Key Findings

  • This study simulated the influence of extratropical weather variability on tropical cyclone formation using an idealized experimental design, perturbing the northern boundary conditions of a regional TC-permitting atmospheric model.
  • Artificial suppression of extratropical weather perturbations along 45°N elevates hurricane activity at 30°N–40°N in idealized experiments
  • The response is related to reduced equatorward mixing of extratropical dry air, which could occur to some degree in altered climate states
  • The experimental results suggest mechanisms through which extratropical atmospheric variability could affect tropical cyclogenesis

Gan Zhang, Thomas R. Knutson, and Stephen Garner. Geophysical Research Letters. DOI: 10.1029/2019GL085398

Recent observational studies suggested that Atlantic hurricane activity is strongly affected by weather processes outside of the tropics, but modeling studies reported divergent findings regarding the importance of such an impact. Using a regional atmospheric model with imposed boundary conditions, the authors conducted idealized experiments to explore whether and how extratropical weather perturbations affect Atlantic hurricane activity.

In this study, 22-year simulations of August–October suggest that extratropical suppression of weather perturbations adds ~3.7 Atlantic hurricanes, or tropical cyclones (TC) per season on average, although the response varies among individual years. The TC response mainly appears within 30°N–40°N, where tropical cyclogenesis frequency quadruples compared to control simulations. This increased cyclogenesis, accompanied by a strong increase of mid‐tropospheric relative humidity, arises as the perturbation suppression reduces the extratropical interference of TC development. The suppression of extratropical perturbations is highly idealized but may suggest mechanisms by which extratropical atmospheric variability potentially influences TC activity in past or future altered climate states.

This study helps to clarify the sensitivity of Atlantic hurricane activity to extratropical weather perturbations. The extratropical impact is an important contributor to uncertainties in hurricane predictions but had not been well understood. These findings suggest that the extratropical impact on the variability and future changes of Atlantic hurricane activity can be profound. Together with our other ongoing studies, this study may lead to more reliable predictions of Atlantic hurricane activity on seasonal to centennial time scales.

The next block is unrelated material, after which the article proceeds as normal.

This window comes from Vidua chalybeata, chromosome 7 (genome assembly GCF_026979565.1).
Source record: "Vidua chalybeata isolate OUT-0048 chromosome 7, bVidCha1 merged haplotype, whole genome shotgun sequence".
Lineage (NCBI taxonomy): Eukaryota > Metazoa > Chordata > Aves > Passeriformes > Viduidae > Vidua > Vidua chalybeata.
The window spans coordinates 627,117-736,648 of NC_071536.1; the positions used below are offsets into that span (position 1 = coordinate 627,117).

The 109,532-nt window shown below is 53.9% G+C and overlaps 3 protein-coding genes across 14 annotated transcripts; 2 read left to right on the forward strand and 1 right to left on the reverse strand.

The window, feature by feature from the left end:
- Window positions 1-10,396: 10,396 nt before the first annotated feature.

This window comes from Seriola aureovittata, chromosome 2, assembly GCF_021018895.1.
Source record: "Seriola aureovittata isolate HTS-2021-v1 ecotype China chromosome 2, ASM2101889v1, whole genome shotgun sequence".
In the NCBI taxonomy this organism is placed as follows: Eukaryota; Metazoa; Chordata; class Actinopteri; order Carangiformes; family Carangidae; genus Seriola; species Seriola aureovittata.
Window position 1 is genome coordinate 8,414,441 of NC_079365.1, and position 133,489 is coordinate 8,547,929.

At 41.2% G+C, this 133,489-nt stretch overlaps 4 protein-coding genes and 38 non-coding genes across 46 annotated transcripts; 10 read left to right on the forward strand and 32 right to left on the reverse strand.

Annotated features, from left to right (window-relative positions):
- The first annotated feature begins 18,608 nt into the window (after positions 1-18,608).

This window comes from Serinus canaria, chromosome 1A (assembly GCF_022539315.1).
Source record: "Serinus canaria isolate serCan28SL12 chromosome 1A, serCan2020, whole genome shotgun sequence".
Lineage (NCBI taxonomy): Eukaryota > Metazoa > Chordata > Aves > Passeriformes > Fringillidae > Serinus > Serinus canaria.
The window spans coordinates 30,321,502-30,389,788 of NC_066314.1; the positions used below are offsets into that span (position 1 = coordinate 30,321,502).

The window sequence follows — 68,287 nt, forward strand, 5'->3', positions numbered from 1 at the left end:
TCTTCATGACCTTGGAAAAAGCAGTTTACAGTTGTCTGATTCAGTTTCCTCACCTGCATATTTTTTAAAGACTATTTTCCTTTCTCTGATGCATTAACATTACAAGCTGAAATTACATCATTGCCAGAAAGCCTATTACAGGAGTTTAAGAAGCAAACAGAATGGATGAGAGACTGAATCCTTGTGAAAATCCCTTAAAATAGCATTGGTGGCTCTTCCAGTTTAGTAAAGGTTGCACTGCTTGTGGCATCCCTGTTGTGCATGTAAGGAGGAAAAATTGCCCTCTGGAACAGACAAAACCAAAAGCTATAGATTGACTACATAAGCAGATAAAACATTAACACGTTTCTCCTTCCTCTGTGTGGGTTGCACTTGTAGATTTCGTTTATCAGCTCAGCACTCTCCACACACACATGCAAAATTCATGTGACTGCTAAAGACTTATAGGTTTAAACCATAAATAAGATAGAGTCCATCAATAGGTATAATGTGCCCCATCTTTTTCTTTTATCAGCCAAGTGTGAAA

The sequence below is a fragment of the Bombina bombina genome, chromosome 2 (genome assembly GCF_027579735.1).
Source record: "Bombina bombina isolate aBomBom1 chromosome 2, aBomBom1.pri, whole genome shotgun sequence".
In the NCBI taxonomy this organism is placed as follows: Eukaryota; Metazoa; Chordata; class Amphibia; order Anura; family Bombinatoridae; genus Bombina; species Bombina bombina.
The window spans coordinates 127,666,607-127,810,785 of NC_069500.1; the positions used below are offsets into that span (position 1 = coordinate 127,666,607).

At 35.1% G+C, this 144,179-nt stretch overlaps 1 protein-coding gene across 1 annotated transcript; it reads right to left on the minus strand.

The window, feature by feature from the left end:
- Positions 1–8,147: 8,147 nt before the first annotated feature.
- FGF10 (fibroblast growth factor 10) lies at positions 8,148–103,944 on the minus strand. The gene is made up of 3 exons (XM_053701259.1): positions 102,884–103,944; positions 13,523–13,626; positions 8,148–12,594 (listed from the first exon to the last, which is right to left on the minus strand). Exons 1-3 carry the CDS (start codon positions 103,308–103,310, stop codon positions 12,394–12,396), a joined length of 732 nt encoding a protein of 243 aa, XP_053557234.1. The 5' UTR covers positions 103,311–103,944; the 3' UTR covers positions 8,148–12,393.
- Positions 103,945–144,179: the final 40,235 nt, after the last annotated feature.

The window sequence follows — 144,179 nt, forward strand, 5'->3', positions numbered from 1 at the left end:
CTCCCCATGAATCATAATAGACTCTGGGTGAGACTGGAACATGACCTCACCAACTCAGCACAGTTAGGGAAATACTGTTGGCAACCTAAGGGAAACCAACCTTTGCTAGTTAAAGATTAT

Tropical cyclone track density (left), genesis locations (middle), and lysis locations (right) during 1995–2016. From the top to the bottom, the subplots show (a,d,g) the observation, (b,e,h) the RAS‐Default experiment, and (c,f,i) the RAS‐Ncalm experiment. The track density panels (unit: 6‐hourly counts per season) show the climatologies (shading) and the differences from observation (black contour in (b) and (c)). In (d)–(f), genesis locations are denoted with red dots, with the number of cyclogenesis occurrences within each 10° latitudinal band (e.g., 10–20°N) indicated on the right. In (g)–(i), lysis locations are denoted with purple dots, with the number of lysis at marked for 10° latitudinal bands (except for 40–45°N). For the simulation results, the genesis and the lysis locations correspond to the first and the last locations where a vortex meets the TC criteria described by Knuton et al. (2007), respectively. The blue shading between 40°N and 45°N in the RAS‐Default and RAS‐Ncalm experiments indicates the nudging region at the northern lateral boundary, which rapidly dampens small‐scale perturbations (e.g., TCs) that enter the region.